YARN Timeline Server

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Storage and retrieval of applications' current as well as historic information in a generic fashion is solved in YARN through the Timeline Server (previously also called Generic Application History Server). This serves two responsibilities:

  • Generic information about completed applications

    Generic information includes application level data like queue-name, user information etc in the ApplicationSubmissionContext, list of application-attempts that ran for an application, information about each application-attempt, list of containers run under each application-attempt, and information about each container. Generic data is stored by ResourceManager to a history-store (default implementation on a file-system) and used by the web-UI to display information about completed applications.

  • Per-framework information of running and completed applications

    Per-framework information is completely specific to an application or framework. For example, Hadoop MapReduce framework can include pieces of information like number of map tasks, reduce tasks, counters etc. Application developers can publish the specific information to the Timeline server via TimelineClient from within a client, the ApplicationMaster and/or the application's containers. This information is then queryable via REST APIs for rendering by application/framework specific UIs.

Current Status

Timeline sever is a work in progress. The basic storage and retrieval of information, both generic and framework specific, are in place. Timeline server doesn't work in secure mode yet. The generic information and the per-framework information are today collected and presented separately and thus are not integrated well together. Finally, the per-framework information is only available via RESTful APIs, using JSON type content - ability to install framework specific UIs in YARN isn't supported yet.

Basic Configuration

Users need to configure the Timeline server before starting it. The simplest configuration you should add in yarn-site.xml is to set the hostname of the Timeline server:

  <description>The hostname of the Timeline service web application.</description>

Advanced Configuration

In addition to the hostname, admins can also configure whether the service is enabled or not, the ports of the RPC and the web interfaces, and the number of RPC handler threads.

  <description>Address for the Timeline server to start the RPC server.</description>

  <description>The http address of the Timeline service web application.</description>

  <description>The https address of the Timeline service web application.</description>

  <description>Handler thread count to serve the client RPC requests.</description>

Generic-data related Configuration

Users can specify whether the generic data collection is enabled or not, and also choose the storage-implementation class for the generic data. There are more configurations related to generic data collection, and users can refer to yarn-default.xml for all of them.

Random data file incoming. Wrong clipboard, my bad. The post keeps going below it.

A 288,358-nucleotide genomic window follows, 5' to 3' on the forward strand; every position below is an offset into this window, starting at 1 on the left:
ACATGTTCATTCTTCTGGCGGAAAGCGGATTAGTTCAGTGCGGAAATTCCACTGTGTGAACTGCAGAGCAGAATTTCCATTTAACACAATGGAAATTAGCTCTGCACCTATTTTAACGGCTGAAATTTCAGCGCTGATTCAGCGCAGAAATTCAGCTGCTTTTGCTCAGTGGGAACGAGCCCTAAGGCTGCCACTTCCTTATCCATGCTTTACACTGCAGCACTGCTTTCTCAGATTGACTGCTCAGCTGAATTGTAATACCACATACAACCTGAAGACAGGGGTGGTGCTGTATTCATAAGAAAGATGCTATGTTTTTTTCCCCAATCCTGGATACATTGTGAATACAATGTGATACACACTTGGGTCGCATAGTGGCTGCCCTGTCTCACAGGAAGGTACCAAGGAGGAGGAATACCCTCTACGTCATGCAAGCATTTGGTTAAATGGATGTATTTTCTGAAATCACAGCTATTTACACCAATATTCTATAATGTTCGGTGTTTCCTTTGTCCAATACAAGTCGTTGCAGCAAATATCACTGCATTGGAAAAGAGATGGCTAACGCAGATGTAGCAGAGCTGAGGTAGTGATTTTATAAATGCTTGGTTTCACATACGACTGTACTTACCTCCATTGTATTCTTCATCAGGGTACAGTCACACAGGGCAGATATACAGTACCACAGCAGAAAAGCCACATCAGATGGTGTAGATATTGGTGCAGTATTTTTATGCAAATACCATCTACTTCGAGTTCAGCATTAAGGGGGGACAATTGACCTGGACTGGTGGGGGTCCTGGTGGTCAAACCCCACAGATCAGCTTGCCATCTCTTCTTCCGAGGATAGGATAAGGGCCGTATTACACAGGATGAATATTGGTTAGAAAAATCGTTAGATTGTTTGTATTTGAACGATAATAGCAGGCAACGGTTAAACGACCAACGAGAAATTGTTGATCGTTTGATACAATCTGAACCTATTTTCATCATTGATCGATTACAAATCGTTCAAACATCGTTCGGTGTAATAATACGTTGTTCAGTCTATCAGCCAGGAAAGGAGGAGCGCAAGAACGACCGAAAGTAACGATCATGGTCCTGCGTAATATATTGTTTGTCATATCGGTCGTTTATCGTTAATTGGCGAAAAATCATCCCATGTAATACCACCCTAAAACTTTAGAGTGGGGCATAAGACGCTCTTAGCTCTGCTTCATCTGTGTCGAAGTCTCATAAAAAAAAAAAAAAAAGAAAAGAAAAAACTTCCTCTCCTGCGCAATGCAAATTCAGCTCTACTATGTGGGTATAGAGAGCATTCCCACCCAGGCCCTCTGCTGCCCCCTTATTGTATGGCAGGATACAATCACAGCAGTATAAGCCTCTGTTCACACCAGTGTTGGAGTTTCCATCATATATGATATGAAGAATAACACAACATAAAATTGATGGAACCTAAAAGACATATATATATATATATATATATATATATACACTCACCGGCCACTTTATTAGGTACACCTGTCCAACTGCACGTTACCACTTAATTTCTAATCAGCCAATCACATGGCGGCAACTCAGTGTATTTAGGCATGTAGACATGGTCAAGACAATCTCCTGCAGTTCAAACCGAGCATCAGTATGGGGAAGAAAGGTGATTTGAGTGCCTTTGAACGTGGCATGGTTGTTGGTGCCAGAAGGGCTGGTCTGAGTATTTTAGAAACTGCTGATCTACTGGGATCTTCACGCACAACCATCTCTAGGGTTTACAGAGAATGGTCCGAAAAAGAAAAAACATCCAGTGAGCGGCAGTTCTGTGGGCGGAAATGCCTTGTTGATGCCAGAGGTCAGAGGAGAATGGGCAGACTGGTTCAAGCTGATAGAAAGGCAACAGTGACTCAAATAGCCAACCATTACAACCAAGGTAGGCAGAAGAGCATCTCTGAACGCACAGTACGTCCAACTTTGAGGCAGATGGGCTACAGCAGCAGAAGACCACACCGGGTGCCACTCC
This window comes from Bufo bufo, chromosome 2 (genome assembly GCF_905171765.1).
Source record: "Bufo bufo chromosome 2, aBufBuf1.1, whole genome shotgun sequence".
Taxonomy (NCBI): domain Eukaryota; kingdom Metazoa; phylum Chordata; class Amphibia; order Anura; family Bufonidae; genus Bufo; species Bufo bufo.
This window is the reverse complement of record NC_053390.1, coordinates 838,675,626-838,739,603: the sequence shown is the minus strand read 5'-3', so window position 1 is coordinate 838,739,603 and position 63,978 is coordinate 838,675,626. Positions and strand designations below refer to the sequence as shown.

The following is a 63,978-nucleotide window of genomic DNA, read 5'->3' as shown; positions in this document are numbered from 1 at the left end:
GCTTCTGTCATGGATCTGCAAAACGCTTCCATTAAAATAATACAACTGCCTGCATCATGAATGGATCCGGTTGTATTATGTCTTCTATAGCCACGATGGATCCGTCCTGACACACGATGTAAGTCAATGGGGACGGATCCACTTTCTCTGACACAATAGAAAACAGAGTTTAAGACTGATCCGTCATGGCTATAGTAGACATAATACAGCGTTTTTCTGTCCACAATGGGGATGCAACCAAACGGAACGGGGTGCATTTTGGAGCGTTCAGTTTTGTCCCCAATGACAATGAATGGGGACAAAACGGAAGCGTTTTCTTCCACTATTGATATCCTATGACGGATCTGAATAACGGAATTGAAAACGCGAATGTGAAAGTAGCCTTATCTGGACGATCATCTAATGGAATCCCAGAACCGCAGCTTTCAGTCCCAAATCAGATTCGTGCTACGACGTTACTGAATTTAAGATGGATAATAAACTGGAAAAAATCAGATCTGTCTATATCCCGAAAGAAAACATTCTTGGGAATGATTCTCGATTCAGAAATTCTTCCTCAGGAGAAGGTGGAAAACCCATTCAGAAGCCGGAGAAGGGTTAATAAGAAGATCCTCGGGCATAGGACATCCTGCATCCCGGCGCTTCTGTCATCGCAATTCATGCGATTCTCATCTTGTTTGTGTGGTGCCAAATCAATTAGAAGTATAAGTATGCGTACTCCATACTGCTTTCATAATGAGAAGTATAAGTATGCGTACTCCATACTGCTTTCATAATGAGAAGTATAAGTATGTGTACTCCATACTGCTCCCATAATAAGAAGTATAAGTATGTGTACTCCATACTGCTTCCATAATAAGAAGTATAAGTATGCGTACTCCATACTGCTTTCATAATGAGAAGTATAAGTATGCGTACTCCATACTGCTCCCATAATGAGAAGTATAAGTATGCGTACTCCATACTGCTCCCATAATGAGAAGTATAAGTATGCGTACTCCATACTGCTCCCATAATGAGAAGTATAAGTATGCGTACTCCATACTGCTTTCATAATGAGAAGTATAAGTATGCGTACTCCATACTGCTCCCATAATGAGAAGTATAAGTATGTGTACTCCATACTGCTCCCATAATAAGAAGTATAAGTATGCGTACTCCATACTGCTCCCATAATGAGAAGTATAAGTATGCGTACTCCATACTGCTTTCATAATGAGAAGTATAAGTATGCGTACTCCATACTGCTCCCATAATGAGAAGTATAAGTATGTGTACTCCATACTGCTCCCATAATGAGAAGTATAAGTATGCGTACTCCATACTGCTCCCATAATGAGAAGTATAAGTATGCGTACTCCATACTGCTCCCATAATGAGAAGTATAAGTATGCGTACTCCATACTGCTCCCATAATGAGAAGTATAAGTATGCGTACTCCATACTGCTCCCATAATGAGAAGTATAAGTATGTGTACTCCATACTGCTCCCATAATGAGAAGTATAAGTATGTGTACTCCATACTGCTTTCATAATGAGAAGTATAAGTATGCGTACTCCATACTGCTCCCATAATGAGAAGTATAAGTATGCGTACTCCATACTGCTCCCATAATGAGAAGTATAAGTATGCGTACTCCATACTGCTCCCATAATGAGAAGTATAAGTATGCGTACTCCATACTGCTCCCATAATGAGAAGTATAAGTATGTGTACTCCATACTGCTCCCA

<description>Indicate to ResourceManager as well as clients whether
  history-service is enabled or not. If enabled, ResourceManager starts
  recording historical data that Timelien service can consume. Similarly,
  clients can redirect to the history service when applications
  finish if this is enabled.</description>

  <description>Store class name for history store, defaulting to file system

Per-framework-date related Configuration

Users can specify whether per-framework data service is enabled or not, choose the store implementation for the per-framework data, and tune the retention of the per-framework data. There are more configurations related to per-framework data service, and users can refer to yarn-default.xml for all of them.

  <description>Indicate to clients whether Timeline service is enabled or not.
  If enabled, the TimelineClient library used by end-users will post entities
  and events to the Timeline server.</description>

  <description>Store class name for timeline store.</description>

  <description>Enable age off of timeline store data.</description>

  <description>Time to live for timeline store data in milliseconds.</description>

Running Timeline server

Assuming all the aforementioned configurations are set properly, admins can start the Timeline server/history service with the following command:

  $ yarn historyserver

Or users can start the Timeline server / history service as a daemon:

  $ yarn-daemon.sh start historyserver

Accessing generic-data via command-line

Users can access applications' generic historic data via the command line as below. Note that the same commands are usable to obtain the corresponding information about running applications.

  $ yarn application -status <Application ID>
  $ yarn applicationattempt -list <Application ID>
  $ yarn applicationattempt -status <Application Attempt ID>
  $ yarn container -list <Application Attempt ID>
  $ yarn container -status <Container ID>

Publishing of per-framework data by applications

Developers can define what information they want to record for their applications by composing TimelineEntity and TimelineEvent objects, and put the entities and events to the Timeline server via TimelineClient. Below is an example:

  // Create and start the Timeline client
  TimelineClient client = TimelineClient.createTimelineClient();

  TimelineEntity entity = null;
  // Compose the entity
  try {
    TimelinePutResponse response = client.putEntities(entity);
  } catch (IOException e) {
    // Handle the exception
  } catch (YarnException e) {
    // Handle the exception

  // Stop the Timeline client